NH Statewide Educational Technology Council

April 2, 2001 Meeting Notes

Members of the Tech Council convened on 04-02-01 to discuss future directions for educational technology efforts in New Hampshire. The agenda included a combination of small and whole group activities to take a look at current NH State Tech Plan goals and the new national goals, to discuss a set of national white papers on the future of technology in education, and to begin to set forth recommendations for revising and disseminating the new NH Tech Plan and for active membership on the Council.

The meeting was facilitated by Tondy Higginbotham, Administrator of the Bureau of Professional Development at the NH Department of Education. The following Tech Council members were in attendance: Mike Alberts, Chrys Bouvier, Chuck Gaides, Dorinda Gibney, Kent Hemingway, Cathy Higgins, Leslie Higgins, Mike Hill, Tony Paradis, Jeannie Poterucha, Wendy Siebrands, Frank Windsor

The following timeline for plan revision and dissemination was agreed upon:

Target Date Description of Activities
June 1, 2001 Distribute meeting notes so members can begin speaking with the stakeholders they represent to gather feedback prior to next meeting
  Post documents to Tech Council website
  Post summary info on June issue of NHDOE Key Messages to encourage feedback
  Set up listserv via Plymouth State College
June 11, 2001 Next Tech Council meeting from 9-11 a.m. via GSDLN sites. Focus of this meeting is on the content and format of information to disseminate.
Sept, 2001 Draft Tech Plan ready for public comment
Nov, 2001 Forum at McAuliffe Conference for public discussion about Tech Plan

General Discussion: Vision and Implementation


  1. Stakeholders – There is a cultural change among stakeholders. In addition to the students, teachers, and school administrators, stakeholders also includes the community and the technology providers. Tech providers can become collaborators in this process.
  2. Transformed teaching -- Technology can transform teaching (how teachers use it) and learning (see Thornberg white paper, doing things with tech that can’t be done without it).
  3. The plan should strongly support community engagement and the role of school in community.
  4. As new ideas develop, the plan should allow for adopting them.
  5. The plan should provide STRONG support for professional development. Without professional development to help educators effectively use technology in the learning process, the plan only addresses the equipment as an end in itself.


1. Local success includes:

2. Success needs to be statewide, so that all schools across the state have access, professional development, and community engagement. Ensuring statewide success alleviates the potential for a digital divide within New Hampshire.
3. Dissemination of the plan and the technology resources it promotes means making links to other public and private resources (i.e., NH Historical Society for primary sources, the Annenberg Foundation for funding assistance). The creation of digitally-rich environments, such as the creation of Webster by the NH State Library, and identification of primary source documents can help create a "Digital Foxfire" for New Hampshire.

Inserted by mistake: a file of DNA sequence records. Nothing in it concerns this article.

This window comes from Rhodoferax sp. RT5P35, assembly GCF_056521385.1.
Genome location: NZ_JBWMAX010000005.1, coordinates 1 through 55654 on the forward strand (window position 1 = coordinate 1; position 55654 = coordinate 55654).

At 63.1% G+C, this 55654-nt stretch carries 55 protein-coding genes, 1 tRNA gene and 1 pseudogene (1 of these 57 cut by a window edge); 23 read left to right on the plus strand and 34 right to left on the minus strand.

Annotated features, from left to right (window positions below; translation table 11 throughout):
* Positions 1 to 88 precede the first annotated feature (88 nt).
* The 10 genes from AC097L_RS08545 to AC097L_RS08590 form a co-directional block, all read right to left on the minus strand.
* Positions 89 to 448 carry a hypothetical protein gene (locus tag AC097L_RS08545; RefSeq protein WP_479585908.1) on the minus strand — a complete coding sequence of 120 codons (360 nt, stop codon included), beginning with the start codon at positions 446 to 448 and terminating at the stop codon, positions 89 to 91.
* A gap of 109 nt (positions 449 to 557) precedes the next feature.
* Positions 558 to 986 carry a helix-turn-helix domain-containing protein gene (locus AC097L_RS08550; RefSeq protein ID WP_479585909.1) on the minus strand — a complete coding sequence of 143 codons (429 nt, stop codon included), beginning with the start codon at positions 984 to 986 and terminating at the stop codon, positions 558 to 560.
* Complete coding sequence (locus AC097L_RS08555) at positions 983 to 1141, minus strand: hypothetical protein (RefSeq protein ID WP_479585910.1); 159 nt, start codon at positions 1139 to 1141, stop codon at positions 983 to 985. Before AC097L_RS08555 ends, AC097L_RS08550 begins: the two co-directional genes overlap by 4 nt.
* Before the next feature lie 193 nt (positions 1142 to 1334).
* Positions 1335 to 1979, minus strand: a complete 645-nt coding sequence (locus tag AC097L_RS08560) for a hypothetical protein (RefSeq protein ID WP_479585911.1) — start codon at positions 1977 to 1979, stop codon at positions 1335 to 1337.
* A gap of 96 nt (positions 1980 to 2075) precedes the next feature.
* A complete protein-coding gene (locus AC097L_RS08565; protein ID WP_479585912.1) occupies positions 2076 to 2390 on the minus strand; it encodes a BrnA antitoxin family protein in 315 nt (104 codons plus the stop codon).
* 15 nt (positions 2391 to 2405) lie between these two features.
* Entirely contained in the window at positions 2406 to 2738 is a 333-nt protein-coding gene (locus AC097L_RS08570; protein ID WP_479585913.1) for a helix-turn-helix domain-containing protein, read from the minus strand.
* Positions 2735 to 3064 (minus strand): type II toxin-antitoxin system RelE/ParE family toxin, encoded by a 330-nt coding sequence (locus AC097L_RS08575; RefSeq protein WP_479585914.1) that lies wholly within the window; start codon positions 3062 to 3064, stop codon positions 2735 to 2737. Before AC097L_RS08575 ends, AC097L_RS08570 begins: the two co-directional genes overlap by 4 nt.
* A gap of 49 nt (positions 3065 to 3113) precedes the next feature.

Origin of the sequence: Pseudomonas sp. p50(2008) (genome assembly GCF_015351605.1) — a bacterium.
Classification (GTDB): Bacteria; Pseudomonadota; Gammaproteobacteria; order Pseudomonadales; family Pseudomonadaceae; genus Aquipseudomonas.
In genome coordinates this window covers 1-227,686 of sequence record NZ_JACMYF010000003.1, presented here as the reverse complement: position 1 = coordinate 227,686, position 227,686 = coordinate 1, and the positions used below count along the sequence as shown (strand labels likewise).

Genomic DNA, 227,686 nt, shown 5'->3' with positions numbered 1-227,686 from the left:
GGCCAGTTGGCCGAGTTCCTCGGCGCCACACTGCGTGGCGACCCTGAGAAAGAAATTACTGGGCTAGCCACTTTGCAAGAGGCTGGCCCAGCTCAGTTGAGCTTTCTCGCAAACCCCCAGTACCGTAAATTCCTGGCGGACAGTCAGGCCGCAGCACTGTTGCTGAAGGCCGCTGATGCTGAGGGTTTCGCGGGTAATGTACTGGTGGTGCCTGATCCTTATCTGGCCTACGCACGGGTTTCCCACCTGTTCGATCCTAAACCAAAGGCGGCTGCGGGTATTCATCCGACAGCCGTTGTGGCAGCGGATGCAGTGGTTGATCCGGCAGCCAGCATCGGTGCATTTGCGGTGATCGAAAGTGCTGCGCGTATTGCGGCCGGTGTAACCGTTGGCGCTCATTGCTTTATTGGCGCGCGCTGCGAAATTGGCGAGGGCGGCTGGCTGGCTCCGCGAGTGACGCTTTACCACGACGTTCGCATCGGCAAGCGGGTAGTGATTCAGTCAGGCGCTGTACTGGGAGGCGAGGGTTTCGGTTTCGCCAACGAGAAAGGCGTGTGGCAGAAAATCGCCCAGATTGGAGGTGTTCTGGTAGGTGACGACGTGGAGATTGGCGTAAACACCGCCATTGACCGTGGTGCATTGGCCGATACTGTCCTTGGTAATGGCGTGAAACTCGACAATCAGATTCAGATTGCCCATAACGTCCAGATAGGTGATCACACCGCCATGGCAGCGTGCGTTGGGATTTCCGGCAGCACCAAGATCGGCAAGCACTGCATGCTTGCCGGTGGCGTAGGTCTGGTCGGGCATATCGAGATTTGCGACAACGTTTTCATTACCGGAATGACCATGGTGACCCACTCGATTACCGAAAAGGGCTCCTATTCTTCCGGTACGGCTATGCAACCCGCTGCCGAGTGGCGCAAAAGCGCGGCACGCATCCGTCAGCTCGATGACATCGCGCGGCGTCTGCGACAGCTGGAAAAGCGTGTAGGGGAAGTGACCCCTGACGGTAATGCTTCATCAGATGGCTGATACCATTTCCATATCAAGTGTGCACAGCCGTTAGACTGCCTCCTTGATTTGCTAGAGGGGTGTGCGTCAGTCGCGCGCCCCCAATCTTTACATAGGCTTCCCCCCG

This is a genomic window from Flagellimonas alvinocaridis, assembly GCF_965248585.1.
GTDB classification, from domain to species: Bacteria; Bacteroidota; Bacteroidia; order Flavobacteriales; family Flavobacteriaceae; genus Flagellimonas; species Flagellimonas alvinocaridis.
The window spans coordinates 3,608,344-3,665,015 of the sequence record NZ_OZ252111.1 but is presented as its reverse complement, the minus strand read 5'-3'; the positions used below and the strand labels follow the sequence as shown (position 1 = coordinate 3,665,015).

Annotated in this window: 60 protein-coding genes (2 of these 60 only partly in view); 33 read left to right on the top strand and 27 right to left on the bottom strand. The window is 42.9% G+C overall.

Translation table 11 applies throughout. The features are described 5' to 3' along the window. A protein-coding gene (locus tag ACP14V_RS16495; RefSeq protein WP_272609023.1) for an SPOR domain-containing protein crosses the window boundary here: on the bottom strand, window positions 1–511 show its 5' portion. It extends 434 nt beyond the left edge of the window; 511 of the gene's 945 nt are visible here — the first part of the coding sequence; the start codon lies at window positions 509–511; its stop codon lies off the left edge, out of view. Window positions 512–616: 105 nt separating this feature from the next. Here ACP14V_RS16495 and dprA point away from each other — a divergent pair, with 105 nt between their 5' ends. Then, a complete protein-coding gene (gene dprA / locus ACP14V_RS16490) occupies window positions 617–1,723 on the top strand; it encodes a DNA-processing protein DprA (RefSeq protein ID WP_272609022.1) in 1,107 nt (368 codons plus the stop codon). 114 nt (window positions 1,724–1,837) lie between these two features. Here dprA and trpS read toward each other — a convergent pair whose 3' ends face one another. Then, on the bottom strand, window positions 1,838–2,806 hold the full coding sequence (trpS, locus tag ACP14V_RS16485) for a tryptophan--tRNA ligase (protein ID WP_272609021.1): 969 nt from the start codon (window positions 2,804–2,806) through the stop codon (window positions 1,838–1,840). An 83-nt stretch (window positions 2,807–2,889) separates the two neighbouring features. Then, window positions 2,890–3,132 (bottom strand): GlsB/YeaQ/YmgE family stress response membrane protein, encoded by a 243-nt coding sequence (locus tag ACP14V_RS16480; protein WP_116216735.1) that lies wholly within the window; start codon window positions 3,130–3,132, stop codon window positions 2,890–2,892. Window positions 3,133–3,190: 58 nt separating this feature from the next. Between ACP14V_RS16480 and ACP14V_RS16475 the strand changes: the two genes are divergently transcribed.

1. Technology Council members, acting as representatives of the various stakeholder groups, have an important role to play in the dissemination of the information within the plan.
  2. Council members act as information filters to summarize the essence of the plan, and in so doing, have an affect on how people receive it.
  3. Membership on the Council requires active participation for successful implementation among all stakeholder groups. A current list of council members was reviewed and the following additions were advised: Vocational Technology Center staff, School-To-Career staff, Special Education staff, Tech Colleges, other colleges, UNH System, Chamber of Commerce, other DOE Programs, businesses such as Jefferson Pilot/Cisco/Cabletron, NHEMA, NHSAA, NHCUC, and NHNEA.

Alignment of national goals to New Hampshire goals

What follows below is a summary of the Council’s discussions about the five new national goals and the white papers that were commissioned to inform the development of the new national plan. The entire national plan, e-Learning: Putting a World Class Education at the Fingertips of All Children, may be found at http://www.ed.gov/Technology/elearning/index.html. The state plan may be found at http://www.nheon.org/oet/#NH State Educational Technology Plan.

National Goal 1: All students and teachers will have access to information technology in classrooms, schools, communities and homes. Aligns with NH objectives:
  • NH 1.1 Planning
  • NH 1.2 Hardware ratio
  • NH 1.3 Access
Council members Chrys Bouvier, Mike Alberts, and Frank Windsor reviewed this goal and discussed the following points:
  • This national goal is focused on Internet access, the digital divide, funding for technology, quality networking, and innovation.
  • The state focus relative to this goal needs to be on software, hardware, applications, technical support, and recommended standards.